Table of Contents

Enums, Consts, Inlines & Macros

Pros and Cons


(e.g. #define C 1.5)

When should we use macros? (Not often)

When should we not use macros? (Most of the time)

template <typename T>
inline void max(const T& a, const T& b){
    return f(a > b ? a : b);


(e.g. const int x = 3;)

When should we use consts?

When should we not use constants?


(e.g. enum { x = 3 };)

When should we use enums?

Use Const’s Often

Here are some ways to use them:

const Variables


char *p; // non const ptr, data
const char *p; // non-const pointer, const data
char * const p; // const pointer, non-const data
const char * const p; // const pointer, data

Rule of thumb:

C++97+ Style

typedef std::vector<int> v;

const v::iterator iter <= const pointer, non-const data

v::const_iterator iter <= non-const pointer, const data

Rule of thumb:


const Rational operator*(const Rational& lhs, const Rational& rhs);

Means constant Rational returned from the * operator. Why does the result need to be constant? Because we could avoid:

(a*b) = c;

const Functions

const functions are useful for the purpose of overloading:

class Bar{
    const char& foo() const; //const function, returns const char&.
    char& foo(); //function, returns char&

const functions inside classes cannot change the class members. By creating a class Foo f, we can call the non-const version of foo(), meanwhile const Foo f uses the const foo().

A way to allow for reduced code duplication between const and non-const equivalents, one can do the following:

class Bar{
    char c;
    const char& foo() const{
        return c;
    char& foo(){
        /* Reuse code from foo() const: */
        // removes const'ness
        return const_cast<char&>( 
            // calls foo() const
            static_cast<const Bar&>(*this).foo() 

Physical/Bitwise const vs. Logical const



Initialize Before You Use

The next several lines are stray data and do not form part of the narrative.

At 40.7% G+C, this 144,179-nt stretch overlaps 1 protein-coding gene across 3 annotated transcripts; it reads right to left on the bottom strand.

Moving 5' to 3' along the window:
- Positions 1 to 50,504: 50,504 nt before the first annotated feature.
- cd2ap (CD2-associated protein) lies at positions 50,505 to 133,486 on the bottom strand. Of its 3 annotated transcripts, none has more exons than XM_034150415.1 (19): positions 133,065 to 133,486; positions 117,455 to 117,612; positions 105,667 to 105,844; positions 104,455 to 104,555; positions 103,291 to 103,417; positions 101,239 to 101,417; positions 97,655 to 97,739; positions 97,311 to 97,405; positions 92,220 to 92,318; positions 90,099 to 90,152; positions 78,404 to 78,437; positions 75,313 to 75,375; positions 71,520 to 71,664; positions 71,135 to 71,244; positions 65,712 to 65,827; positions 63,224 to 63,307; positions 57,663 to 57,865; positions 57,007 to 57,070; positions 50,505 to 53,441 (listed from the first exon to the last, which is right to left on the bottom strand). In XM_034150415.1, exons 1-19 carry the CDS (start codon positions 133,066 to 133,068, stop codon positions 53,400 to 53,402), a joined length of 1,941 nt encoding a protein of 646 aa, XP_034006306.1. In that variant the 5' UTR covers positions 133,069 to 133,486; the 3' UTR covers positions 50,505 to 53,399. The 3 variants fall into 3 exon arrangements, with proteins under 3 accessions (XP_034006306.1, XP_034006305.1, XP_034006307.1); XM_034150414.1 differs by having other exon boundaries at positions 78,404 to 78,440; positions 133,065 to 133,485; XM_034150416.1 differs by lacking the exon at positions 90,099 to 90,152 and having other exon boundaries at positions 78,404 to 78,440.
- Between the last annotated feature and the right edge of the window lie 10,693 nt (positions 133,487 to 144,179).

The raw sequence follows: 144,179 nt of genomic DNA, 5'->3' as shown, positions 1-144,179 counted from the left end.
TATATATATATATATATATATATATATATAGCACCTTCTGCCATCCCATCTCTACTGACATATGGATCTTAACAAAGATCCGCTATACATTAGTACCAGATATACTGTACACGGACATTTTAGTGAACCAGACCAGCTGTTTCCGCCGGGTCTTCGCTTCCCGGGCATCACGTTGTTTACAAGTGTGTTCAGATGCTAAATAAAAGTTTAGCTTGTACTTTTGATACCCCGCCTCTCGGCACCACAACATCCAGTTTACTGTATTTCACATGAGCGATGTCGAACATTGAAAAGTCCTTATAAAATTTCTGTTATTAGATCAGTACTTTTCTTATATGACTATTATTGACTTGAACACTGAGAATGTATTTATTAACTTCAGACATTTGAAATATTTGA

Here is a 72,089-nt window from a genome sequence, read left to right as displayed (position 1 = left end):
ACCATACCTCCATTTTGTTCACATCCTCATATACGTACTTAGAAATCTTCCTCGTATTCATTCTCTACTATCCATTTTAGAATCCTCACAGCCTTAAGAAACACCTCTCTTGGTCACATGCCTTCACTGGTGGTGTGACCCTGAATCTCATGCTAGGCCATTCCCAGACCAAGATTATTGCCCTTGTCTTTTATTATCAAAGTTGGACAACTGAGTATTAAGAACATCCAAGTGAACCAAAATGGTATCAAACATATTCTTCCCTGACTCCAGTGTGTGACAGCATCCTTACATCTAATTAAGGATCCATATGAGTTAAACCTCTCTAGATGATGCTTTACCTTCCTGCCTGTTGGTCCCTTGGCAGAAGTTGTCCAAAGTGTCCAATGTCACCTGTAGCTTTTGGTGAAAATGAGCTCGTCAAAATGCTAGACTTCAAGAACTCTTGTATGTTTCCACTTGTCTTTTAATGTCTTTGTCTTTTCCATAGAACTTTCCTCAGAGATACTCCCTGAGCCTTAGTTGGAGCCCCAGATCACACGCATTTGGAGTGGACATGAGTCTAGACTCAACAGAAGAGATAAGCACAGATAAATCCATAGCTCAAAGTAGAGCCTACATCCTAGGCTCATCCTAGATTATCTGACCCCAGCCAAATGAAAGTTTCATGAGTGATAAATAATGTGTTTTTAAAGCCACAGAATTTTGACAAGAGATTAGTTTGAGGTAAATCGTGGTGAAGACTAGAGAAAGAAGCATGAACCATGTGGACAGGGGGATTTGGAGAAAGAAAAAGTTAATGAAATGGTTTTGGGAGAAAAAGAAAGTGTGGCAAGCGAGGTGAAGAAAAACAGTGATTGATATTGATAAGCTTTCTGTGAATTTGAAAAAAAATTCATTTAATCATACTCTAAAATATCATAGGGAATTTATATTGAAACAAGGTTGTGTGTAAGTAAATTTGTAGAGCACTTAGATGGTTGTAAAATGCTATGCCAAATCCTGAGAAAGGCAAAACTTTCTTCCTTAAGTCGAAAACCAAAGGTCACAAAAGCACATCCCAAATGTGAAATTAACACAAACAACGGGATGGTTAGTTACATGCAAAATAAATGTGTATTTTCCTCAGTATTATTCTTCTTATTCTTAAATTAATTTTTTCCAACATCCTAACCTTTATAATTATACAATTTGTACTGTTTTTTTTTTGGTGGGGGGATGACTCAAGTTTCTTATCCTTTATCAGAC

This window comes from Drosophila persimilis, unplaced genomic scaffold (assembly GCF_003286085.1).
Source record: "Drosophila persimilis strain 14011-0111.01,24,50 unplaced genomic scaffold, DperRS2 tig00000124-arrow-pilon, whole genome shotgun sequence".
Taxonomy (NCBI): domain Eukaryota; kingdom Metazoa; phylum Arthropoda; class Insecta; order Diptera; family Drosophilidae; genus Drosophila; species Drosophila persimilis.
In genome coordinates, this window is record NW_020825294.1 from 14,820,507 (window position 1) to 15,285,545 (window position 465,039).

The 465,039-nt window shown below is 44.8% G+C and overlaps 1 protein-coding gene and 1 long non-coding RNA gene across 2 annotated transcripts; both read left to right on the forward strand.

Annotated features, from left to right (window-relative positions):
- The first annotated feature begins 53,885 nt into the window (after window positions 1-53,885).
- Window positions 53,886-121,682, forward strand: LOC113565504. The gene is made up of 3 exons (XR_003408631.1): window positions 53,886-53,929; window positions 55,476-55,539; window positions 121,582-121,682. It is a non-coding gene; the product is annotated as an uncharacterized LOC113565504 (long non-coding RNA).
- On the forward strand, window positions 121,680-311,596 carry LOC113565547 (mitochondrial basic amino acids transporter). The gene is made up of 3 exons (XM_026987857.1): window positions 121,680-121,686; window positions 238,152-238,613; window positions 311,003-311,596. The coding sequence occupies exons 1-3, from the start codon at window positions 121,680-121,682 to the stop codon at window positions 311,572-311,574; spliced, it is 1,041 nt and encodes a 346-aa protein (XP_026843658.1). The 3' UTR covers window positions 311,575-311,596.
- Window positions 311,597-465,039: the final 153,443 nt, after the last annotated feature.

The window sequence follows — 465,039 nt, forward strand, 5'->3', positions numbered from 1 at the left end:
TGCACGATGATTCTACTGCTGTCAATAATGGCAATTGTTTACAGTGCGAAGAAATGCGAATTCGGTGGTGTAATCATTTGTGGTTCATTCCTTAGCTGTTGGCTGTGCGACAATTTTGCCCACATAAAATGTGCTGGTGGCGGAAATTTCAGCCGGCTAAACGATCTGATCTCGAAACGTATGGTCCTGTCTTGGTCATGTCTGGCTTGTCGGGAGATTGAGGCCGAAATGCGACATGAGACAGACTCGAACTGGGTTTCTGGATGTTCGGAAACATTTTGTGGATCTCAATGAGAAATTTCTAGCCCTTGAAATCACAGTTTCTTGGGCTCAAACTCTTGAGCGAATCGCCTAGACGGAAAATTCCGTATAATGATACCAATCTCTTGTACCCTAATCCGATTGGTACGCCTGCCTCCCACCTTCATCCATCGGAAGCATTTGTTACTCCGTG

For non-member, built-in types, manually initialize:

int x = 0; // manual
char* cs = "hello world!"; // manual

For anything else, the onus is on the constructor.

Initialization vs. Assignments

/* Example of ASSIGNMENTS */
Foo::Foo(int x, char* s){
    // Assigned DURING constructor
    x_ = x;
    s_ = s;

Here, it’s using the assignment operator =, to call the copy constructor. It calls this function: Foo& operator=(const Foo& rhs) { ... ; return *this; }

/* Example of INITIALIZATION */
Foo::Foo(int x, char* s) : 
x_(x), s_(s)
    // Initialization BEFORE constructor

Here, it’s directly passing in x and s as arguments of the copy constructors, which is this: Foo::Foo(const Foo& rhs) : ... { ... }

The crucial difference here is that assignments call the constructor of those objects first, and then we re-assign. This is a waste of resources compared to initialization with the arguments.

In addition, const variables cannot be assigned. They must be initialized, forcing them to have a value inside the initializer list.

Issue with static & Singleton Design

If you have two files compiled in 2 different .so files like:

class Foo{

extern Foo foo; // allows any other cpp file to use it. Static non-local.
class Bar{
int x = foo.num();

Bar bar(); // uses foo.num()! Static non-local.

We have an issue here. We don’t know which order these objects are loaded.

Thus, we should implicitly define an order. We obviously want foo to exist when we call foo.num(), so we should define it in a static function:

Foo& foo(){ // Remind you of singleton by any chance?
    static Foo foo;
    return foo;
int x = foo().num();

This way, calling the function will be first, then we will be forced to create foo before bar is initialized statically.